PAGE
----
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Down Syndrome and golf

Around age 10, if not hopefully way before, parents with a child with Down syndrome make the transition from therapy to sports and recreation; from aquatic therapy to swimming; from hippotherapy to horseback riding. It was readily apparent from Emmanuel's first golf range practice that he had an innate ability to swing a golf club. It is in his genes. He is at a disadvantage with his typically developing peers that his father has never wielded a golf club in his life.

Bishop, V. (2009) Down Syndrome and golf. Down Syndrome Research and Practice, 12(3), 248-249. doi:10.3104/case-studies.2085

In our house there is a major philosophical schism: my wife, Gloria, bless her soul, thinks that Emmanuel can be good at tennis. He has been to four tennis camps and still cannot hit a tennis ball for the life of him, but he never misses a golf swing. Furthermore, Emmanuel cannot bounce a basketball or catch a baseball. The moral of the story is to follow your child's sports' strengths, ability and interests. This is diametrically opposed to the therapeutic model of remediating weaknesses we were drilled at during Early Intervention, which I consider myself now cured of. The purpose of physical therapy is not to accelerate the acquisition of gross motor skills in Down syndrome, but rather to prevent compensatory movement patterns[1], but we do have two recent evidence-based therapies,

  1. Dr. Ulrich's treadmill research[2] to help babies walk earlier by several months; and
  2. Dr. Klein's Lose the Training Wheels™ bicycle camps[3] to teach children how to ride a two wheeler in five sessions.

For my wife, it is a matter of finding that elusive adapted teaching method for Emmanuel to learn how to hit that pesky tennis ball; for me, after Emmanuel hits two large baskets at the golf range and asks for a third bucket, why bother with tennis or basketball or baseball?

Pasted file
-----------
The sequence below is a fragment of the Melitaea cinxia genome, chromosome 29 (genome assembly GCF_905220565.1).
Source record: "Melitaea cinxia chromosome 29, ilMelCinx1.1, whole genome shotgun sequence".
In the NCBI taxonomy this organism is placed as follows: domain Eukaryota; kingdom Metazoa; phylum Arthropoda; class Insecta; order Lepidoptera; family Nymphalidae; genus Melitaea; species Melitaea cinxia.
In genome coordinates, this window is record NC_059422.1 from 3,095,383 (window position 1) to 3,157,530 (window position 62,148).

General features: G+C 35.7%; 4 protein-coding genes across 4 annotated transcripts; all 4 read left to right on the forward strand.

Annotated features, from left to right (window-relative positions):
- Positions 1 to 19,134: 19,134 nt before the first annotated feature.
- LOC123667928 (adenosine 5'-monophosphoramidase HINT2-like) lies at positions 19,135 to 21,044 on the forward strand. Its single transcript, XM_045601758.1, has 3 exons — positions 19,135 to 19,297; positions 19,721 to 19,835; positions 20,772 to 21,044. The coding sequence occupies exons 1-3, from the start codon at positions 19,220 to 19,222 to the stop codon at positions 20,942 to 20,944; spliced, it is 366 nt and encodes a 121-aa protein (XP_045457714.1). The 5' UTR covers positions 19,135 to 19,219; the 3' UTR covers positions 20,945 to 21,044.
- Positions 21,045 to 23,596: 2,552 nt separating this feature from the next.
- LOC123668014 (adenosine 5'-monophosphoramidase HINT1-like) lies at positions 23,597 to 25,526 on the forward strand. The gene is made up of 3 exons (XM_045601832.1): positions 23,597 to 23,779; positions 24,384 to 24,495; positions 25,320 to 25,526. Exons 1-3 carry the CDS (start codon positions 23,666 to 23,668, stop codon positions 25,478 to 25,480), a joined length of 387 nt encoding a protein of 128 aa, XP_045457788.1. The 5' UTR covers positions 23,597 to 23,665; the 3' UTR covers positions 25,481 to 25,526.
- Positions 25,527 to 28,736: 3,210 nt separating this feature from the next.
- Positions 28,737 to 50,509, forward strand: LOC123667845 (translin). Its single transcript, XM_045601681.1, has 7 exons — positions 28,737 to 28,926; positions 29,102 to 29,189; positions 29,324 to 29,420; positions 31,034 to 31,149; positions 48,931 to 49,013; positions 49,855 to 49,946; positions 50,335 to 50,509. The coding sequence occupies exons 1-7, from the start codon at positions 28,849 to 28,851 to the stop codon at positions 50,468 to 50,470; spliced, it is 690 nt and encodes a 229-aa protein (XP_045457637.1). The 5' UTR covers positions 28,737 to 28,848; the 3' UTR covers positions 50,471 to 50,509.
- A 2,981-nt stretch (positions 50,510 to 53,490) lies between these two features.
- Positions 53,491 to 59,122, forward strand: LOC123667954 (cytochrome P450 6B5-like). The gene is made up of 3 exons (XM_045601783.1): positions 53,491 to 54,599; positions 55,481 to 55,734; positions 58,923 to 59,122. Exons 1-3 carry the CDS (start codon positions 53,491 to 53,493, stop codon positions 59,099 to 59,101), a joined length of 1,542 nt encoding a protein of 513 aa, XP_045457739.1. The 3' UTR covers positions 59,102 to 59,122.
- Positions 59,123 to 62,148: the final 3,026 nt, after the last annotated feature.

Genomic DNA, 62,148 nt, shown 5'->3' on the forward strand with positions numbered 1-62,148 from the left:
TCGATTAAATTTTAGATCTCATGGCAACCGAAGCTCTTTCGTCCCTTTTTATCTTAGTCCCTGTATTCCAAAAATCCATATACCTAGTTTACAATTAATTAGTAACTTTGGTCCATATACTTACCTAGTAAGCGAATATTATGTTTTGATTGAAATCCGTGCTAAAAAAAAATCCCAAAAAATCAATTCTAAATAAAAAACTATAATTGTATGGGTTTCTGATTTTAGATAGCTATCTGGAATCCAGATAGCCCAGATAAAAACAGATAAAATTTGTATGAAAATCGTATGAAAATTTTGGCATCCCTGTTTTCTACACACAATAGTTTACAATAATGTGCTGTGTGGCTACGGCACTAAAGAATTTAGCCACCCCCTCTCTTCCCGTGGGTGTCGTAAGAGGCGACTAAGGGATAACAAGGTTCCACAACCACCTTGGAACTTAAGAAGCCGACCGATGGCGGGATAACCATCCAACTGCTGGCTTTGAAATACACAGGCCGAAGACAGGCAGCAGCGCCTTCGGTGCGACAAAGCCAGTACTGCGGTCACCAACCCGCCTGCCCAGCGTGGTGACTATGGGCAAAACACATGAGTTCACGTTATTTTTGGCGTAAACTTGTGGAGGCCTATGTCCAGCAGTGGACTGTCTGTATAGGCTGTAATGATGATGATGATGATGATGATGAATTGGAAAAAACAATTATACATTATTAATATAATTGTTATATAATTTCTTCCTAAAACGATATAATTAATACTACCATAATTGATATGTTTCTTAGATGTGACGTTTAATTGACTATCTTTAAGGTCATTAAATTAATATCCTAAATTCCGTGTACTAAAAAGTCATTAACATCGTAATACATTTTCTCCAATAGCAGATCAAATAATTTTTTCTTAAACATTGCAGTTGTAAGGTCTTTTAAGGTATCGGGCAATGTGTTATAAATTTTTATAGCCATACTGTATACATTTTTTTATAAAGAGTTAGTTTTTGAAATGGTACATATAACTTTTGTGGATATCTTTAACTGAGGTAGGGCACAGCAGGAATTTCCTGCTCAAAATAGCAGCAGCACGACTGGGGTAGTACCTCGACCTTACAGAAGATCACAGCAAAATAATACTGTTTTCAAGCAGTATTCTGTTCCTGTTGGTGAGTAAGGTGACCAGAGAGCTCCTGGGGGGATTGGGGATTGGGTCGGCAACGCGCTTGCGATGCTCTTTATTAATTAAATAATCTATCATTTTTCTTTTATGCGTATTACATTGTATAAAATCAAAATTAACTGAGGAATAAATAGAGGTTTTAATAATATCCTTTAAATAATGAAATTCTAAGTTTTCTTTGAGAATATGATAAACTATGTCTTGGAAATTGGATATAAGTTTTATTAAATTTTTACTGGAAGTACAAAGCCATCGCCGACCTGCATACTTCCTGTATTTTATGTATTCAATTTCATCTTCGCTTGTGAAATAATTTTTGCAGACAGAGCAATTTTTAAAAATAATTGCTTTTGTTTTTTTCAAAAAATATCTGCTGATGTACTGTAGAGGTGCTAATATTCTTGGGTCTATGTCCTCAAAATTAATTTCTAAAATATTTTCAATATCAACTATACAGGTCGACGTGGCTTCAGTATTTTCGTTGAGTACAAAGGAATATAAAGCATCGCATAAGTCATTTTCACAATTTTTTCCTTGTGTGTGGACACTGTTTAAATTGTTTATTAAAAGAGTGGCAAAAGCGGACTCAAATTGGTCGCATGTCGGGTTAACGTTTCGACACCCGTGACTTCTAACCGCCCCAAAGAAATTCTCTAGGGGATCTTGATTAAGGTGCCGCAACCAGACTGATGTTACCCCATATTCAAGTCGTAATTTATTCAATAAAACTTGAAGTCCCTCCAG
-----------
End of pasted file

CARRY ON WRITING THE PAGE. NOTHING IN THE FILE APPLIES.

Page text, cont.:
We did flashcards and Emmanuel was an early sight-reader[4] - sight-reading is the single most significant intervention for pre-school age children with Down syndrome - my son had a set of sports flash cards, images of bowling balls and softballs and volleyballs, etc., but the one he always gravitated to as a toddler was the golf ball flash card. Hmm…light bulb. I buy my son a plastic set of golf clubs at Wal-Mart and my wife goes bonkers because Emmanuel is redecorating the house, but check out his swing, and my wife looks at the pocket holes in the wall and maybe a casualty lamp. Must be a guy thing. So then I buy him some real Nike youth golf clubs at Target and take him to the driving range and Emmanuel is so happy putting a couple of dollar bills in the golf ball machine, "all by myself, I can do that papá" and carries his little basket to the tee and flings away. Have I mentioned that my wife wants Emmanuel to play tennis and she throws a fit when she sees my son, well, our son, proudly carrying his golf bag strapped to his back? I am sure our pediatrician was bemused, here is a couple with a child with a disability with a 'problem,' asking if a golf bag full of clubs would break my son's back and the Doctor rules in my favour, the triumph of modern medicine.